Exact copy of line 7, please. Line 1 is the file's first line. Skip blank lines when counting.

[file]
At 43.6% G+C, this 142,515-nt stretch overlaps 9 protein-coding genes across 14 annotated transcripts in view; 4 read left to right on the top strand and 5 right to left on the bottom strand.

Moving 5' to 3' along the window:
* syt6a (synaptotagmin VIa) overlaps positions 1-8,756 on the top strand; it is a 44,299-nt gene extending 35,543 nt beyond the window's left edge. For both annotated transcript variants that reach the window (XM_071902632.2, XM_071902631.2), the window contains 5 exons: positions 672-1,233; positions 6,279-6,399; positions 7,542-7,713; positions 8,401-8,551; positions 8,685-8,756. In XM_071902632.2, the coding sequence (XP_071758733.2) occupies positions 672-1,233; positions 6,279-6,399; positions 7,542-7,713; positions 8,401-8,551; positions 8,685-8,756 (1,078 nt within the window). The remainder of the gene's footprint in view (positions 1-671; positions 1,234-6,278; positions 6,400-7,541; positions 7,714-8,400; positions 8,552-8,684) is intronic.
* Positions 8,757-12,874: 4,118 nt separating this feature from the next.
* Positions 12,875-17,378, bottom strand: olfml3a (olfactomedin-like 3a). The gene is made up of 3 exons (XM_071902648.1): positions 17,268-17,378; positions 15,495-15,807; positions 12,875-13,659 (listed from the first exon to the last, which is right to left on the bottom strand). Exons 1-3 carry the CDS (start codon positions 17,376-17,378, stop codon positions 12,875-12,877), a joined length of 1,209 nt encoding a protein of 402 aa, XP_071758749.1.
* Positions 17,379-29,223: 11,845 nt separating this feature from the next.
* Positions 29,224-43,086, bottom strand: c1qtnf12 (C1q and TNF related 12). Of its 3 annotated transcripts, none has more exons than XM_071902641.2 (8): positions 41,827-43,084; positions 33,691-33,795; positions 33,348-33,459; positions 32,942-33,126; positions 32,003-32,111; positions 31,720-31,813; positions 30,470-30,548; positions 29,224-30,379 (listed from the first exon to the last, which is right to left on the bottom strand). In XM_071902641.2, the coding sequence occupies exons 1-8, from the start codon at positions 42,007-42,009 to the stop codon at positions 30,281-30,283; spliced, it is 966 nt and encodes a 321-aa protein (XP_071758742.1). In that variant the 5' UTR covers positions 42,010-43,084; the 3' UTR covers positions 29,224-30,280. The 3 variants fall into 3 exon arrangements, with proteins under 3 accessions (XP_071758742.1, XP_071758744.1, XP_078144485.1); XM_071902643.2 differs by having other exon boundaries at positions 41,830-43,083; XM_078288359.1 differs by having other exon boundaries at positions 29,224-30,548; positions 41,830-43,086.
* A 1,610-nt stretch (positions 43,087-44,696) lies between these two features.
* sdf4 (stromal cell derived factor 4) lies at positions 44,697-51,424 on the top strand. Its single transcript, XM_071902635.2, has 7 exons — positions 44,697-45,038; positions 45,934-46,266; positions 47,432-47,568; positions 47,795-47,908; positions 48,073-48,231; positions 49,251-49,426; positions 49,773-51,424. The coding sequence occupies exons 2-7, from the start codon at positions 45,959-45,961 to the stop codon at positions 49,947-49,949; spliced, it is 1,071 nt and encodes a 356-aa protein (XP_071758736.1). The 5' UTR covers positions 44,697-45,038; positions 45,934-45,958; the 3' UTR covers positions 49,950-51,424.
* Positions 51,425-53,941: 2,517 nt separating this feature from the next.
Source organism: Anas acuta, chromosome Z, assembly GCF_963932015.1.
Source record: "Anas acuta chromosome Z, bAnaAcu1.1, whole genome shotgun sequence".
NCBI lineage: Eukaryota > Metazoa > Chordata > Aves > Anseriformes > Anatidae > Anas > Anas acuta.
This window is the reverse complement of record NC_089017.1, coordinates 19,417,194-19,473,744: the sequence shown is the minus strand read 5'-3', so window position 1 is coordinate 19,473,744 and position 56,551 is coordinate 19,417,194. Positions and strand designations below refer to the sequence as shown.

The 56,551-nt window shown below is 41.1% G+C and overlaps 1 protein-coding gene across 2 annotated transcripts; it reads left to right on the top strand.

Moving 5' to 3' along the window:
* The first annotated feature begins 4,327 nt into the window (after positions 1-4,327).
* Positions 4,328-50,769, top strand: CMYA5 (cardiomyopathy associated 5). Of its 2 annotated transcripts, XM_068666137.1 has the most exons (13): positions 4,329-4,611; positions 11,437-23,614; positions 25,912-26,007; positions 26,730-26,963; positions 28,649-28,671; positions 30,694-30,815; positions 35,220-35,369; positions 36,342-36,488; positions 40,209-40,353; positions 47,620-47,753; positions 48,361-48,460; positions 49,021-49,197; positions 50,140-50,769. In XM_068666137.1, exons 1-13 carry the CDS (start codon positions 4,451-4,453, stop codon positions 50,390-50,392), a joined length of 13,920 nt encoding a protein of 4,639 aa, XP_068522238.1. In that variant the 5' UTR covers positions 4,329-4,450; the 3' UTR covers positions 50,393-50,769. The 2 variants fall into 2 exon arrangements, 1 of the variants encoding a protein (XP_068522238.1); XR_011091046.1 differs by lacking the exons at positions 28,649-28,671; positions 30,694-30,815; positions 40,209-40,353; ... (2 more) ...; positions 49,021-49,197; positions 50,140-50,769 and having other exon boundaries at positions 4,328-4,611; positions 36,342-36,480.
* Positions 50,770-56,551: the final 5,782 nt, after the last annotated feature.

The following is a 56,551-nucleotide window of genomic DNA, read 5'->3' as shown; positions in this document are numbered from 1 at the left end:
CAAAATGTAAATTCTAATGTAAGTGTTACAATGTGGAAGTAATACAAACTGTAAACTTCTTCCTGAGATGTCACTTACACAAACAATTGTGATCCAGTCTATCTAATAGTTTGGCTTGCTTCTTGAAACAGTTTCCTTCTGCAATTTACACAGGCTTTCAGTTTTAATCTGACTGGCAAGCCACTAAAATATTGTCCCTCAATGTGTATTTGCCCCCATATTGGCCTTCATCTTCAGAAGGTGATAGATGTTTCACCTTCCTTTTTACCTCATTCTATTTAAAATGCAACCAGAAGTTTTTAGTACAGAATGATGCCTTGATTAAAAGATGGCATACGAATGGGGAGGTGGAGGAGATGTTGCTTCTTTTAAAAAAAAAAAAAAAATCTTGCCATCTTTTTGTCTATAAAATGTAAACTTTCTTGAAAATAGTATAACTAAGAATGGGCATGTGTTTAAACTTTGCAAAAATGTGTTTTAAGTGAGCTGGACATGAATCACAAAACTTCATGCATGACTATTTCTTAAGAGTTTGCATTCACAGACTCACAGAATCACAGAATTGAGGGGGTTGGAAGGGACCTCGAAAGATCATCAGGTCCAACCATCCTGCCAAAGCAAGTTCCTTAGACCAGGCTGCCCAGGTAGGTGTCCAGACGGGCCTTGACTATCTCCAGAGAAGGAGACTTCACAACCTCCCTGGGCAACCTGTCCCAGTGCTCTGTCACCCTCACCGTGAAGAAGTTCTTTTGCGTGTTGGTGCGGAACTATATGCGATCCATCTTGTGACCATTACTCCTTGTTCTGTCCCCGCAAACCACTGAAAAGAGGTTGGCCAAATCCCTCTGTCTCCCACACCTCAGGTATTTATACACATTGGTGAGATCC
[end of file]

* Positions 29,224-43,086, bottom strand: c1qtnf12 (C1q and TNF related 12). Of its 3 annotated transcripts, none has more exons than XM_071902641.2 (8): positions 41,827-43,084; positions 33,691-33,795; positions 33,348-33,459; positions 32,942-33,126; positions 32,003-32,111; positions 31,720-31,813; positions 30,470-30,548; positions 29,224-30,379 (listed from the first exon to the last, which is right to left on the bottom strand). In XM_071902641.2, the coding sequence occupies exons 1-8, from the start codon at positions 42,007-42,009 to the stop codon at positions 30,281-30,283; spliced, it is 966 nt and encodes a 321-aa protein (XP_071758742.1). In that variant the 5' UTR covers positions 42,010-43,084; the 3' UTR covers positions 29,224-30,280. The 3 variants fall into 3 exon arrangements, with proteins under 3 accessions (XP_071758742.1, XP_071758744.1, XP_078144485.1); XM_071902643.2 differs by having other exon boundaries at positions 41,830-43,083; XM_078288359.1 differs by having other exon boundaries at positions 29,224-30,548; positions 41,830-43,086.